How do Static CDN Filters work?
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When you enable Comet Cache Static CDN Filters (Comet Cache → Plugin Options → Static CDN Filters) and configure Comet Cache with a CDN of your choosing, Comet Cache will replace (filter) all links to static resources on your site so that they point to the CDN, instead of pointing at your server.
If static resources change on your server (such as when you upgrade WordPress or change your theme), Comet Cache will tell the CDN to fetch a new copy of the static resource so that the cache remains up-to-date.
How It Works (the Technical Details)
Whenever you create an Amazon Distribution or a MaxCDN Pull Zone (each CDN has its own terminology, but for this article we'll use Amazon CloudFront as an example), this is how it works:
- You create a Distribution (aka: Pull Zone) that is configured to pull files from a particular HTTP host name; e.g.,
www.mysite.com. In other words, your site (
www.mysite.com) becomes the underlying source for the CDN to pull from.
- The CDN gives you a host name that references the CDN Distribution you created; e.g.,
- You give this CDN Host Name to Comet Cache.
- Comet Cache will then change the host name in all static resources served by your WordPress installation. So intead of WordPress serving
www.mysite.com/my-image.png, it will start linking to static resources using
What happens next occurs on the CDN side. Whenever
xxxxxxxx.cloudfront.net/my-image.png?iv=1 is accessed for the first time, your CDN visits
www.mysite.com/my-image.png silently behind-the-scenes. It pulls the file from your server (the "Origin Server") and caches it across its global network of servers (Edge Locations); and then it serves the file as expected. Future requests for
xxxxxxxx.cloudfront.net/my-image.png?iv=1 are much faster, because the CDN has already cached it.
xxxxxxxx.cloudfront.net/my-image.png?iv=2 (i.e., changing the
?iv=1 part of the URL to
?iv=2) alters the resource URL, which forces the CDN to pull the file from your server again whenever that altered URL is accessed for the first time. Thus, whenever Comet Cache needs to update the CDN cache, it simply bumps the internal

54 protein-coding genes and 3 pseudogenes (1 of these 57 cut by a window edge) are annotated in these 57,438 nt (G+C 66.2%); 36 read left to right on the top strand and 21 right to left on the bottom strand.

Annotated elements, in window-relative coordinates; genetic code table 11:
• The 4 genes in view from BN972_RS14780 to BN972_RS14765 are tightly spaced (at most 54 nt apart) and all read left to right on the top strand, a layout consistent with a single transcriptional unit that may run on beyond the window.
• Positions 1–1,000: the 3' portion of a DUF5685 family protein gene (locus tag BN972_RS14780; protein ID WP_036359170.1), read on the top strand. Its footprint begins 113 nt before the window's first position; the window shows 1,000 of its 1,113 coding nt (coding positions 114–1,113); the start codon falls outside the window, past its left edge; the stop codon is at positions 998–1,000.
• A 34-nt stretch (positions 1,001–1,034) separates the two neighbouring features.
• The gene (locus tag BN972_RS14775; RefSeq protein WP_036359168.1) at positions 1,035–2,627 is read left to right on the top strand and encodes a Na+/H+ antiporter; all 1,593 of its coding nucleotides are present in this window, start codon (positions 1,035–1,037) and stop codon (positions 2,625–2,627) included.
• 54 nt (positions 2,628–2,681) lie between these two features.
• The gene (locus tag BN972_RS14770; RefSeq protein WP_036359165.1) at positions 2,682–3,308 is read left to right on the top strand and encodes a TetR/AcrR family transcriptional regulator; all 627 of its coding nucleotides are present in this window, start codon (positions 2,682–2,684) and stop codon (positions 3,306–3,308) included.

?iv counter by 1.
Does it take time for files to propagate in the CDN (to Edge locations)? How long?
No, this happens almost instantly; i.e., it occurs whenever a file is accessed for the first time (as mentioned above). Most site owners (and/or visitors) never notice that this even occurs. For all practical purposes it is simply cached in real-time. Very much the same way that Comet Cache itself caches pages on your WordPress site. The CDN pulls the file from your server when it is accessed for the first time, and then serves it. Future requests are even faster because the file is already cached by this time.
What are the "Misses" reported by CloudFront or other CDN?
Hits and Misses are normal. The easiest way to explain this is by looking at the CloudFront docs on CloudFront Cache Statistics Reports:
Hit – A viewer request for which the object is served from a CloudFront edge cache. In access logs, these are requests for which the value of x-edge-result-type is Hit.
Miss – A viewer request for which the object isn't currently in an edge cache, so CloudFront must get the object from your origin. In access logs, these are requests for which the value of x-edge-result-type is Miss.
Error – A viewer request that resulted in an error, so CloudFront didn't serve the object. In access logs, these are requests for which the value of x-edge-result-type is Error, LimitExceeded, or CapacityExceeded.
The chart does not include refresh hits—requests for objects that are in the edge cache but that have expired. In access logs, refresh hits are requests for which the value of x-edge-result-type is RefreshHit.
If you're using a different CDN provider, you should check the documentation on their website for further details.
I'm seeing 10%+ "Errors" reported on the CDN; is this normal?
Hits and Misses are normal behavior; i.e., expected to occur. Errors not so much. Based on a
10%+ error report I'd say that you are running into trouble somewhere. Perhaps with a configured limit, or a problem with connectivity between your site and the CDN servers.
You should check your Apache error logs for any communication failures that have occurred whenever the CDN attempted to cache a static file. If you need assistance with this, please contact your web hosting company.